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Jason Fry and Greg Prince
Faith and Fear in Flushing made its debut on Feb. 16, 2005, the brainchild of two longtime friends and lifelong Met fans.

Greg Prince discovered the Mets when he was 6, during the magical summer of 1969. He is a Long Island-based writer, editor and communications consultant. Contact him here.

Jason Fry is a Brooklyn writer whose first memories include his mom leaping up and down cheering for Rusty Staub. Check out his other writing here.

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Zack to the Future

Zack Wheeler was back Friday and not nearly as good as ever. To be backhandedly fair, the Zack we once knew wasn’t yet as great as he was projected to be, but he sure seemed to be getting there. His trajectory was reasonable for a freshman and sophomore of his ilk. Two steps up, one step back. Then three steps up, one step back. Then, presumably, nothing but leaps onward and upward. That’s the deal promising young pitchers implicitly sign for.

Two full seasons missed isn’t supposed to be embedded in the fine print, but Zack’s dotted line included an unusually lengthy blank space between 2014 and 2017. In a way, though, Wheeler is one of the lucky ones. Maybe the luckiest one when you consider where he is now after where he wasn’t in 2015 and 2016. I can’t think of another Met who lost that much major league time to surgery and rehabilitation and then showed up back for work as if nothing had changed at the office. The only remotely comparable return from the abyss I can conjure — a case of oblivion as opposed to injury — was that of Kelvin Chapman, the 1979 Mets’ Opening Day second baseman who disappeared from our consciousness for about a half-decade. Seriously, he was a trivia question by 1980. Then, through perseverance that would have daunted Rudy Ruettiger, Chapman rematerialized in Flushing amid the surprise division push of 1984 a material contributor to a legitimate contender. Nobody expected much out of Kelvin, so nobody could have been too surprised when his ability to contribute evaporated and he was deleted from the Mets all over again in 1985, never to be heard from again in the MLB sense.

Wheeler, on the other hand, has been all about expectations. You wouldn’t have expected a Mets playoff team to burgeon without him when it was all “Wheelz Up” upon his debut in 2013. If you bought the proper ticket package, they gave you a t-shirt with that apropos message when he pitched his first home game. It wasn’t much of a takeoff, but turbulence is a part of every young pitcher’s flight plan. Harvey, deGrom, Syndergaard…they weren’t, at the outset of their individual journeys, always what they’ve been this week. This week they’ve been mostly unhittable. Weeks featuring pitching like that should go on forever.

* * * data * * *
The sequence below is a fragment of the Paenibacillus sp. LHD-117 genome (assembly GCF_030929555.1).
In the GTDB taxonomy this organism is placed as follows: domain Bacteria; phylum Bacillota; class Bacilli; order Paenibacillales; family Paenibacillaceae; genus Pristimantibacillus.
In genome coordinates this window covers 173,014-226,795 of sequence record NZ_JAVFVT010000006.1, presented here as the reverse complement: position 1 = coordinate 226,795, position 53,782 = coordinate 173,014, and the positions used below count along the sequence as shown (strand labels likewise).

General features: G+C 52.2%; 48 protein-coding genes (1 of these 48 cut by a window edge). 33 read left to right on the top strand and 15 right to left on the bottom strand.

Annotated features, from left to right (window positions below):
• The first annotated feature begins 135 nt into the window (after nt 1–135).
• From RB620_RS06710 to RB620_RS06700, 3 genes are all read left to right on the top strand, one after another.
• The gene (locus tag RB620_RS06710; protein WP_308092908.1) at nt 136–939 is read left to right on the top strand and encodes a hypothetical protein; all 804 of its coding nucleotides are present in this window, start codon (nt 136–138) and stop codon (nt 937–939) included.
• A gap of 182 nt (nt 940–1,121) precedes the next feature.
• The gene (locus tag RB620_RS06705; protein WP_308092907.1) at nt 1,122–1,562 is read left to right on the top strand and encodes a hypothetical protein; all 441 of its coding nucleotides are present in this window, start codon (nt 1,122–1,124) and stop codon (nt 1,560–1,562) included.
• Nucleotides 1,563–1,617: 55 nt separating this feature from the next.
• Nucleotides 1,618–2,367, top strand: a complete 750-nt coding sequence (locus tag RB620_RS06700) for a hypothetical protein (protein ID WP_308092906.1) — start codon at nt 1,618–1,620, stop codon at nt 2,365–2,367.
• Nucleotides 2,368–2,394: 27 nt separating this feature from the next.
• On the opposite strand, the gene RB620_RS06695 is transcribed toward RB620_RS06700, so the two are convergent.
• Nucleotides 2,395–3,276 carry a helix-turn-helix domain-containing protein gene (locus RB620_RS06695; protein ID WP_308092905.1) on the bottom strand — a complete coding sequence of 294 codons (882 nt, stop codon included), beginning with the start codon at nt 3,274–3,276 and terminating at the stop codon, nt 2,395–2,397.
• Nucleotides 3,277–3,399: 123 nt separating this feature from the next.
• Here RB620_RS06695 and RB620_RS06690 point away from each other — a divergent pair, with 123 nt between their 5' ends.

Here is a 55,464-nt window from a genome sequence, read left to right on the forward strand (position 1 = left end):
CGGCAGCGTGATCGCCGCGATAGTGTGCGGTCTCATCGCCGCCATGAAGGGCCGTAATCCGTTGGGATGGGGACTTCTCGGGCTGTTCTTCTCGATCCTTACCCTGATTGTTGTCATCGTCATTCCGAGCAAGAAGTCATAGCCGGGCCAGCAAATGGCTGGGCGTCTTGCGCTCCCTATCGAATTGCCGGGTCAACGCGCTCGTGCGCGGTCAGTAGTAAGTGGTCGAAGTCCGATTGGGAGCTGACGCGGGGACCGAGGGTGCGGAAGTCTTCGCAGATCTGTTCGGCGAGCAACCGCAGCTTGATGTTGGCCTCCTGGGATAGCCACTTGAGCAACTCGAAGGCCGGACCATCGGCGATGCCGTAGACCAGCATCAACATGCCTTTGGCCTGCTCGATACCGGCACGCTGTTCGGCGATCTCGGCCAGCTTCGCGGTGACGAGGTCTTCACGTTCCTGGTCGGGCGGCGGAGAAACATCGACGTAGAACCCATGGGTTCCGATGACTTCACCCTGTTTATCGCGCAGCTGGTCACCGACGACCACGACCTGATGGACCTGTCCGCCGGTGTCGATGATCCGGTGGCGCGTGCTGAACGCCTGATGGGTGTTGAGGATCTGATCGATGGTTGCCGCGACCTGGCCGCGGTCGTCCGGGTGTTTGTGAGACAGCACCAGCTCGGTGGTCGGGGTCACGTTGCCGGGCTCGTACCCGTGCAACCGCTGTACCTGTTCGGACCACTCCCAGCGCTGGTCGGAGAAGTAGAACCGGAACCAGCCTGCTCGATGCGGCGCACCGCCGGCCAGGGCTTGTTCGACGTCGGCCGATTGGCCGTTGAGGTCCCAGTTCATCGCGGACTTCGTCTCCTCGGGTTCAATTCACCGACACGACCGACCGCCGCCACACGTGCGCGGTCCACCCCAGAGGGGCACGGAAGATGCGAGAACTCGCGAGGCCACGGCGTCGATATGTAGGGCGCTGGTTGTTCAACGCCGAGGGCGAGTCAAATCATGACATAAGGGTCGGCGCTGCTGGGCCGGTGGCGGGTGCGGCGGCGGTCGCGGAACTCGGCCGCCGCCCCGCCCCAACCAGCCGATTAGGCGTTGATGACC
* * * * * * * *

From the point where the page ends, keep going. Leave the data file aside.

They don’t. Against the ultimately victorious Marlins, the All-Star trio’s prodigal rotationmate couldn’t maintain the prevailing Fleet of Aces theme for more than one inning. But what a splendid inning it was. It encompassed a groundout and two swinging strikeouts, not to mention velocity and command. That’s the inning the Tommy John business and everything after was designed to lead to, and it happened as all of us wished. It was a genuine heartwarmer on a frigid Citi Field night.

Unfortunately, the first inning was followed by the second and third, during which five Marlin runs scored and we were reminded that all the king’s horses and Dr. David Altchek besides could put Zack Wheeler back together again, but not necessarily in the prêt-à-porter fashion we wished to see him model ASAP. You don’t want to admit this regarding a starting pitcher who was going on 924 days’ rest, but it might take time for Wheeler to substantially surpass a performance that lasted four innings, required eighty pitches and yielded seven baserunners.

What to do? For Wheeler, build up that strength, that endurance, that feel for the game, that consistency and that confidence (the last of which Zack never seems to lack). For us, show patience. Or curb our innate impatience. We’ve waited this long, we can wait a little longer. We kind of have to, given the dissipating depth of our starting corps.

Bright side? Two seasons in absentia and Wheeler’s spot in the rotation still deservedly had his name on it. True, you could make out bits of masking tape from where the Mets were compelled to improvise while he was getting himself reZacharyed, but nearly 31 months later, the spot was still Wheeler’s to reclaim. That first inning on this first cold night makes one believe he’ll get a firm enough grip on it soon.